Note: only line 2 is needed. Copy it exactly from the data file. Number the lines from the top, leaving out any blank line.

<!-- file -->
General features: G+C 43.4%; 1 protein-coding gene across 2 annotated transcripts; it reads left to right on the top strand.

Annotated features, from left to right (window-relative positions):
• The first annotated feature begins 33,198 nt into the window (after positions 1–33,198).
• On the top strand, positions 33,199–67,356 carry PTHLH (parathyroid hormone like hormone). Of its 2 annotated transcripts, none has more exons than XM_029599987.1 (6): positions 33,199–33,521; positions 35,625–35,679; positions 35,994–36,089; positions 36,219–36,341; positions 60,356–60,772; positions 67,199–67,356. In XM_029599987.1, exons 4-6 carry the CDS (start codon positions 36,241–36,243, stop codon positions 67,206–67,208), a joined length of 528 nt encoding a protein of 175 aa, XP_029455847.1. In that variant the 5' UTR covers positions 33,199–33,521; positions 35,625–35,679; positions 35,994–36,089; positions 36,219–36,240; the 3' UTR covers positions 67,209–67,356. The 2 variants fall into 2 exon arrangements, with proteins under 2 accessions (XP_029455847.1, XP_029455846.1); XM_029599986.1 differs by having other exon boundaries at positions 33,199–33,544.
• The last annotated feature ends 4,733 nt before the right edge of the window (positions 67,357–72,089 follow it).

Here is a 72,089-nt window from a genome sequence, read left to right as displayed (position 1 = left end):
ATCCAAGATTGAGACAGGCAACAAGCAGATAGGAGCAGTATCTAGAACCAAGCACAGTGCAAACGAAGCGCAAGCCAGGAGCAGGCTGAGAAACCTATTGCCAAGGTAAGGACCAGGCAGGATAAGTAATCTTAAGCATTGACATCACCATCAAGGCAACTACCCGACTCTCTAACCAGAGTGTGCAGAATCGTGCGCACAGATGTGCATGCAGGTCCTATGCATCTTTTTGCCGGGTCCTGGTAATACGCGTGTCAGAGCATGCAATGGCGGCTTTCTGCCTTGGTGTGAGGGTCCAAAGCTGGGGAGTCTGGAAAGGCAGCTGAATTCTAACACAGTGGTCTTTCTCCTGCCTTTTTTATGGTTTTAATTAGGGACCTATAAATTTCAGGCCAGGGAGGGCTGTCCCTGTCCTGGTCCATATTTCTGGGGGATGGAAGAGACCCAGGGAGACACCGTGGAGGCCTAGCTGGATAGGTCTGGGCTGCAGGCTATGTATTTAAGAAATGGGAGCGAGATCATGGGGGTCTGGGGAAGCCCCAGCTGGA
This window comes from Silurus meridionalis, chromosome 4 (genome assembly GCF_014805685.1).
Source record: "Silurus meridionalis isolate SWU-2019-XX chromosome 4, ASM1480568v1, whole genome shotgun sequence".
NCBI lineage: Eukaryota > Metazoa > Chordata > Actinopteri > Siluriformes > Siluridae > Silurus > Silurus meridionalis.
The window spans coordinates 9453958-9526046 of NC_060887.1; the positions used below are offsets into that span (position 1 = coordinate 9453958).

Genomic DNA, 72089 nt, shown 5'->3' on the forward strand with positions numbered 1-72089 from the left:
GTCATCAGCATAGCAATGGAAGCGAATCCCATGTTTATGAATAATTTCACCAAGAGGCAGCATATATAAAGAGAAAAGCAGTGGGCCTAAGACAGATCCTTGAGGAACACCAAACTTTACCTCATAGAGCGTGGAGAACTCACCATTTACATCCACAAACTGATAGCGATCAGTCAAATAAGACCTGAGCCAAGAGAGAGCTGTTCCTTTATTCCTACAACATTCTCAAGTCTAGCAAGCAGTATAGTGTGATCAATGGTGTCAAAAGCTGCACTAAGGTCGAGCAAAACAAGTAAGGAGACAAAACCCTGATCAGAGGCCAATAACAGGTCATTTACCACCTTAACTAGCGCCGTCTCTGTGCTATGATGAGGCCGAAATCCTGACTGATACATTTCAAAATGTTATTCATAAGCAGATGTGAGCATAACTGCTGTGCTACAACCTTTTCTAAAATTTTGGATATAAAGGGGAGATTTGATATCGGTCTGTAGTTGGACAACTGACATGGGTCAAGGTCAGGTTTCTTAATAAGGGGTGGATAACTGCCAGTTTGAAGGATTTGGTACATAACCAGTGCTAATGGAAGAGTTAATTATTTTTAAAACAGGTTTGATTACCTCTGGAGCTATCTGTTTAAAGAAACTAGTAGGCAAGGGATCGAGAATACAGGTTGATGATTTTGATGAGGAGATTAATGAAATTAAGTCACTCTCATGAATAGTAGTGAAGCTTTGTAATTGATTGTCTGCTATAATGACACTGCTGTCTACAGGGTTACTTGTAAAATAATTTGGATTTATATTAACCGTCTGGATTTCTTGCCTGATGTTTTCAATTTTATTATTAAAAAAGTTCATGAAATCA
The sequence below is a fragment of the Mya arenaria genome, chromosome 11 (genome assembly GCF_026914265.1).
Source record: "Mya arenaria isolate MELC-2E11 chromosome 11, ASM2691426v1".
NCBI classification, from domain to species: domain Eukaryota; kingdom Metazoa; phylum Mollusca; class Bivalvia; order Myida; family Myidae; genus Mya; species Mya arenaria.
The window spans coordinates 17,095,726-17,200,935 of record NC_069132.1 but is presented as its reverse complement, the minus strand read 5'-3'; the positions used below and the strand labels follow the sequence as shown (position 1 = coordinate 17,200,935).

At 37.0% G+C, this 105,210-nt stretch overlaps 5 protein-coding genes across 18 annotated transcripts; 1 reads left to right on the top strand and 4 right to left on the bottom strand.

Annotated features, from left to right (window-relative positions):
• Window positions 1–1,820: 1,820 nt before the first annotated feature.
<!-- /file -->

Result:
Annotated features, from left to right (window-relative positions):